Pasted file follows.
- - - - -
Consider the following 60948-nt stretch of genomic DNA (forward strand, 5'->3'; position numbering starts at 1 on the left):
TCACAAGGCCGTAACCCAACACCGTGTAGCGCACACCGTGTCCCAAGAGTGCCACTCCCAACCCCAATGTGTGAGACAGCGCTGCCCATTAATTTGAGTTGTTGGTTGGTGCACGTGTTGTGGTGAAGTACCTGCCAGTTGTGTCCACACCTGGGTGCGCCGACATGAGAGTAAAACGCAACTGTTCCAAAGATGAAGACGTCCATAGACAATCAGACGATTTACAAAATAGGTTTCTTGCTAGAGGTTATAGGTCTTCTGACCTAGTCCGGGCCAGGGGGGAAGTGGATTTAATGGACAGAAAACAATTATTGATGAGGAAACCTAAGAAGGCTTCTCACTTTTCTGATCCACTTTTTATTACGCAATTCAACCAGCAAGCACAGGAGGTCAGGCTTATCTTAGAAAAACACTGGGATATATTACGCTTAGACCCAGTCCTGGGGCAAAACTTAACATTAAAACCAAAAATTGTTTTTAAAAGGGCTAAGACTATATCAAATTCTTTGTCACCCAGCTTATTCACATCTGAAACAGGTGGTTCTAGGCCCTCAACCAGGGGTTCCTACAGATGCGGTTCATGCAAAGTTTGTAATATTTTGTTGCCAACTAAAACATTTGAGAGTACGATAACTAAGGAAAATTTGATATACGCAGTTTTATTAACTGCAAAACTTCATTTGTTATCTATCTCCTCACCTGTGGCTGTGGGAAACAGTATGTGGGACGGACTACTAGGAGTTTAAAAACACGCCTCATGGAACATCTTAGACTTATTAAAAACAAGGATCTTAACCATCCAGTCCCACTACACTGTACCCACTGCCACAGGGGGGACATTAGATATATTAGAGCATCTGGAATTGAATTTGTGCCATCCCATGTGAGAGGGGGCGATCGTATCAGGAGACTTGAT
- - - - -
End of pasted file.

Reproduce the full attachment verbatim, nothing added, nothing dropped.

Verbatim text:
Consider the following 60948-nt stretch of genomic DNA (forward strand, 5'->3'; position numbering starts at 1 on the left):
TCACAAGGCCGTAACCCAACACCGTGTAGCGCACACCGTGTCCCAAGAGTGCCACTCCCAACCCCAATGTGTGAGACAGCGCTGCCCATTAATTTGAGTTGTTGGTTGGTGCACGTGTTGTGGTGAAGTACCTGCCAGTTGTGTCCACACCTGGGTGCGCCGACATGAGAGTAAAACGCAACTGTTCCAAAGATGAAGACGTCCATAGACAATCAGACGATTTACAAAATAGGTTTCTTGCTAGAGGTTATAGGTCTTCTGACCTAGTCCGGGCCAGGGGGGAAGTGGATTTAATGGACAGAAAACAATTATTGATGAGGAAACCTAAGAAGGCTTCTCACTTTTCTGATCCACTTTTTATTACGCAATTCAACCAGCAAGCACAGGAGGTCAGGCTTATCTTAGAAAAACACTGGGATATATTACGCTTAGACCCAGTCCTGGGGCAAAACTTAACATTAAAACCAAAAATTGTTTTTAAAAGGGCTAAGACTATATCAAATTCTTTGTCACCCAGCTTATTCACATCTGAAACAGGTGGTTCTAGGCCCTCAACCAGGGGTTCCTACAGATGCGGTTCATGCAAAGTTTGTAATATTTTGTTGCCAACTAAAACATTTGAGAGTACGATAACTAAGGAAAATTTGATATACGCAGTTTTATTAACTGCAAAACTTCATTTGTTATCTATCTCCTCACCTGTGGCTGTGGGAAACAGTATGTGGGACGGACTACTAGGAGTTTAAAAACACGCCTCATGGAACATCTTAGACTTATTAAAAACAAGGATCTTAACCATCCAGTCCCACTACACTGTACCCACTGCCACAGGGGGGACATTAGATATATTAGAGCATCTGGAATTGAATTTGTGCCATCCCATGTGAGAGGGGGCGATCGTATCAGGAGACTTGAT